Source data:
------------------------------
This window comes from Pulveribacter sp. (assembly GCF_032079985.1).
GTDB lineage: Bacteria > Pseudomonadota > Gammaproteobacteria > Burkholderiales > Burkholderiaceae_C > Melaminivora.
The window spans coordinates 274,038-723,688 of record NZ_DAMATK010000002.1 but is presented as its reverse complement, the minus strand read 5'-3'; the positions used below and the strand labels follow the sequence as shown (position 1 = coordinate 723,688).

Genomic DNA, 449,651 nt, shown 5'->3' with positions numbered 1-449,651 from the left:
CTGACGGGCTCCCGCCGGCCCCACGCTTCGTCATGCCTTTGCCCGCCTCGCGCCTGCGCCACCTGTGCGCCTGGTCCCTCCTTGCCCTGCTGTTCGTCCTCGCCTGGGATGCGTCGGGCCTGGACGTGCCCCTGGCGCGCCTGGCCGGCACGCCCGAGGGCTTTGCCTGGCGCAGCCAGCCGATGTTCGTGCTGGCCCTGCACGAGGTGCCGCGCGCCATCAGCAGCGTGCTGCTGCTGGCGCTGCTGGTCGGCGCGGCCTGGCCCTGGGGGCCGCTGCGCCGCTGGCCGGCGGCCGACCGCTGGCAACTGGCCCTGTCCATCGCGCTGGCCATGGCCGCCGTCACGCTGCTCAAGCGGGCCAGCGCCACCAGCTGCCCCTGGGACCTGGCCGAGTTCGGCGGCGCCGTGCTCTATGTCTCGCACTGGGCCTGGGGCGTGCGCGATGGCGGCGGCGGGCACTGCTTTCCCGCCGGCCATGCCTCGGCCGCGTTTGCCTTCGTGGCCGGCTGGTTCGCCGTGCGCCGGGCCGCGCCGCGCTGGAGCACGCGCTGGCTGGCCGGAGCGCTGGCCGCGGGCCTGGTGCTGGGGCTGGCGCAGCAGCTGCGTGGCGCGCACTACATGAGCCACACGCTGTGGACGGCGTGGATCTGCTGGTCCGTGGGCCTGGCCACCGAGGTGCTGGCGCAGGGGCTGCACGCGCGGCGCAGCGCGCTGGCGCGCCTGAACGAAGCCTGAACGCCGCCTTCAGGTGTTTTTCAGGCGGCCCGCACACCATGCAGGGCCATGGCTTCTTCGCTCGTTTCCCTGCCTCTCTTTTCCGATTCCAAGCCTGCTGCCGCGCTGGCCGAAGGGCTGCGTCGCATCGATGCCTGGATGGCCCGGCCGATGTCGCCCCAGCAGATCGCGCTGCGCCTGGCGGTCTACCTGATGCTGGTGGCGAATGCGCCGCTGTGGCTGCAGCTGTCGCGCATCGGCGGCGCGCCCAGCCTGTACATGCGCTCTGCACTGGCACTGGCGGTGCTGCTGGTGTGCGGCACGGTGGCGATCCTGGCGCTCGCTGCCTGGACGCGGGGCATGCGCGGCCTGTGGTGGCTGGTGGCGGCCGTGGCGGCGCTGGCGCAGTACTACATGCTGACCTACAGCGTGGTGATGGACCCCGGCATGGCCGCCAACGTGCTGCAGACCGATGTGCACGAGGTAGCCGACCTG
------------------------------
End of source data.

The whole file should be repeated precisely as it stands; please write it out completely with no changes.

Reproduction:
This window comes from Pulveribacter sp. (assembly GCF_032079985.1).
GTDB lineage: Bacteria > Pseudomonadota > Gammaproteobacteria > Burkholderiales > Burkholderiaceae_C > Melaminivora.
The window spans coordinates 274,038-723,688 of record NZ_DAMATK010000002.1 but is presented as its reverse complement, the minus strand read 5'-3'; the positions used below and the strand labels follow the sequence as shown (position 1 = coordinate 723,688).

Genomic DNA, 449,651 nt, shown 5'->3' with positions numbered 1-449,651 from the left:
CTGACGGGCTCCCGCCGGCCCCACGCTTCGTCATGCCTTTGCCCGCCTCGCGCCTGCGCCACCTGTGCGCCTGGTCCCTCCTTGCCCTGCTGTTCGTCCTCGCCTGGGATGCGTCGGGCCTGGACGTGCCCCTGGCGCGCCTGGCCGGCACGCCCGAGGGCTTTGCCTGGCGCAGCCAGCCGATGTTCGTGCTGGCCCTGCACGAGGTGCCGCGCGCCATCAGCAGCGTGCTGCTGCTGGCGCTGCTGGTCGGCGCGGCCTGGCCCTGGGGGCCGCTGCGCCGCTGGCCGGCGGCCGACCGCTGGCAACTGGCCCTGTCCATCGCGCTGGCCATGGCCGCCGTCACGCTGCTCAAGCGGGCCAGCGCCACCAGCTGCCCCTGGGACCTGGCCGAGTTCGGCGGCGCCGTGCTCTATGTCTCGCACTGGGCCTGGGGCGTGCGCGATGGCGGCGGCGGGCACTGCTTTCCCGCCGGCCATGCCTCGGCCGCGTTTGCCTTCGTGGCCGGCTGGTTCGCCGTGCGCCGGGCCGCGCCGCGCTGGAGCACGCGCTGGCTGGCCGGAGCGCTGGCCGCGGGCCTGGTGCTGGGGCTGGCGCAGCAGCTGCGTGGCGCGCACTACATGAGCCACACGCTGTGGACGGCGTGGATCTGCTGGTCCGTGGGCCTGGCCACCGAGGTGCTGGCGCAGGGGCTGCACGCGCGGCGCAGCGCGCTGGCGCGCCTGAACGAAGCCTGAACGCCGCCTTCAGGTGTTTTTCAGGCGGCCCGCACACCATGCAGGGCCATGGCTTCTTCGCTCGTTTCCCTGCCTCTCTTTTCCGATTCCAAGCCTGCTGCCGCGCTGGCCGAAGGGCTGCGTCGCATCGATGCCTGGATGGCCCGGCCGATGTCGCCCCAGCAGATCGCGCTGCGCCTGGCGGTCTACCTGATGCTGGTGGCGAATGCGCCGCTGTGGCTGCAGCTGTCGCGCATCGGCGGCGCGCCCAGCCTGTACATGCGCTCTGCACTGGCACTGGCGGTGCTGCTGGTGTGCGGCACGGTGGCGATCCTGGCGCTCGCTGCCTGGACGCGGGGCATGCGCGGCCTGTGGTGGCTGGTGGCGGCCGTGGCGGCGCTGGCGCAGTACTACATGCTGACCTACAGCGTGGTGATGGACCCCGGCATGGCCGCCAACGTGCTGCAGACCGATGTGCACGAGGTAGCCGACCTG